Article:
As an educator, I have always held a deep appreciation for a new or different perspective to understand an idea. I admit, when faced with a student who didn’t understand what was going on, I have repeated the exact same words I said a moment before (no doubt with more sarcasm than belongs in a classroom). I hope this was only at times when the student just wasn’t paying attention, because if the student didn’t understand something because of the way I explained it, they deserve an opportunity to hear it in a different way.
With this as background, then, I was very excited to hear a whole new way of thinking about the most basic and essential of bonsai skills: Watering. More than just watering though, this was about the relationship between watering and the choice of soil components.
Now, don’t assume I just mean, “different soil, different watering requirements.” It is that, but so much more. This was a new way of thinking about how often we water, how often we WANT to water, and what type of soil allows us to do that.
I had the pleasure of joining a tour of the National Bonsai & Penjing Museum led by the curator, Michael James. I got the impression Michael enjoyed the opportunity on this occasion to give a tour, not just to visiting public, but rather to a group of bonsai enthusiasts — members of the Northern Virginia Bonsai Society (NVBS).
Among many topics we were able to explore, Michael explained watering this way (Michael, I hope I do not misrepresent your words):
It’s all about the balance of water and oxygen in the soil.
Check. This is not new to me.
When we water we throw the balance to one end — too much water. As time passes, water decreases and oxygen increases until it gets to be too much oxygen, not enough water.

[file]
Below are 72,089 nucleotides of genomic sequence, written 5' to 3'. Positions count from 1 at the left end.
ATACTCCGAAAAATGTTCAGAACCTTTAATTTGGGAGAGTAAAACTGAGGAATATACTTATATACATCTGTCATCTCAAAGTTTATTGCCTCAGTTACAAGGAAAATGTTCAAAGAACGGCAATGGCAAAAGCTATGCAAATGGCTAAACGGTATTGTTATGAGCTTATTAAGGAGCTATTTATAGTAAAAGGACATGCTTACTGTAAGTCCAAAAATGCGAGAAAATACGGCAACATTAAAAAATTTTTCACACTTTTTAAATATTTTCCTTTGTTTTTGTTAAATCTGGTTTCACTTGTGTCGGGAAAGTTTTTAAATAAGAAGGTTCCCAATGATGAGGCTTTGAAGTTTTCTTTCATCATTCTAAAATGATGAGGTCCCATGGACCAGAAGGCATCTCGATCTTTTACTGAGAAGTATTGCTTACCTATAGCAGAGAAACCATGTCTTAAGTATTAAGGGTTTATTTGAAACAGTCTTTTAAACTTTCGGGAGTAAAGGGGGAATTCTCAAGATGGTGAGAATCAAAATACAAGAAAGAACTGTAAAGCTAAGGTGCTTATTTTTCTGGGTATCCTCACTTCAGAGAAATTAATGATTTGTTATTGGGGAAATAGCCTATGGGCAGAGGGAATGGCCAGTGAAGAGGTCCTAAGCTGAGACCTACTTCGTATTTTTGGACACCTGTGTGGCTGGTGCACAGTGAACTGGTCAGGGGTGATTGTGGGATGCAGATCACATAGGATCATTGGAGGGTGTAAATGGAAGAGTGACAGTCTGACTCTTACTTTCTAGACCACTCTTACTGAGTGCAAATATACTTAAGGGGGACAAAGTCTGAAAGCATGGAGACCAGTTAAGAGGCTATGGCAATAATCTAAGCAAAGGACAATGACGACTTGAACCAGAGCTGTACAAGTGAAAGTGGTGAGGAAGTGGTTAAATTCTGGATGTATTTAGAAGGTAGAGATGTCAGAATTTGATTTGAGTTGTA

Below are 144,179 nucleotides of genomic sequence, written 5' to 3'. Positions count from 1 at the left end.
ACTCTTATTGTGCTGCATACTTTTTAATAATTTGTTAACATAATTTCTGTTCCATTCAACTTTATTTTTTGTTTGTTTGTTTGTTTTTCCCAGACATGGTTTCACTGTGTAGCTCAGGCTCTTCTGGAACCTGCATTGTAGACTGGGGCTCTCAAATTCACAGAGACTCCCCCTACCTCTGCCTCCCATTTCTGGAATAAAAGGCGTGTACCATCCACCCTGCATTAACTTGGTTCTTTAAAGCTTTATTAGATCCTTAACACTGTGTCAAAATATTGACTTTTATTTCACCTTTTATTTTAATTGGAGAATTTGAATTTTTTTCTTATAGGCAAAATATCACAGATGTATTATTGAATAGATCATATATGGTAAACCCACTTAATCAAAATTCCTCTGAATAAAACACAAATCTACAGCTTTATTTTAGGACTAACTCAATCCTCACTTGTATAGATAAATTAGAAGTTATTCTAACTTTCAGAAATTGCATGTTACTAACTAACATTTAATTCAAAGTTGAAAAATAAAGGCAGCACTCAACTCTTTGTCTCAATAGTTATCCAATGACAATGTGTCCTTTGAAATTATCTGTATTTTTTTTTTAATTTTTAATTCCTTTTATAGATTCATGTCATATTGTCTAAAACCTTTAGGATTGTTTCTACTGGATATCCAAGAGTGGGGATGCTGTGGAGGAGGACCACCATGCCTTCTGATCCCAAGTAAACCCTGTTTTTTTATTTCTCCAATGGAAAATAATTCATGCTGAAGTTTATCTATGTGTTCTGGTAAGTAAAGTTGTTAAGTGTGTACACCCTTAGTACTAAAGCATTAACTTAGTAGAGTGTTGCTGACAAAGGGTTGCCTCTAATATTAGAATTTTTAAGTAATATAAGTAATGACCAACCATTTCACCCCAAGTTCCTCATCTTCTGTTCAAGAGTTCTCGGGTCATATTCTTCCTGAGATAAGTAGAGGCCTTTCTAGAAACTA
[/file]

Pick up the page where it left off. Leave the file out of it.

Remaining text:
Ok, I follow.
Each tree/species has a sweet spot…
Each tree/species has a sweet spot — a best ratio of water to oxygen when that tree can grow at its optimum level. That sweet spot is somewhere on the continuum between too much water and too much oxygen.
Huh! Makes perfect sense, but this is kinda new. Then he said this.
We want to move each tree through that sweet spot as often as possible. At least daily, a couple of times a day if possible.
Do you see a new way of thinking here? Consider what this means.
It certainly means every time we water too soon we deprive the tree of an opportunity for optimal growth. It also means every time we put watering off longer than necessary, we delay the next opportunity, but let’s think about what this means for soil.
If we use a soil mix with fine particles and organic matter that allows us to water only once every few days, we are only giving our trees the opportunity for optimal growth once in the span of those few days. If, however, we use an inorganic, fast draining soil mix (such as a mix of akadama, pumice, and lava recommended by so many professionals) that requires us to water daily, we are setting up our trees to experience optimal conditions far more often.
Now, listen, I’m not saying this will dramatically change anything I am doing in my garden. It may make me think twice about whether it’s the right time to water, but I have that conversation with myself daily anyway. What’s important to me is I feel like I have a new perspective, and perhaps a deeper understanding of this essential component of bonsai.
And maybe someone else out there will start using a different soil mix and have healthier trees as a result. Win. Win.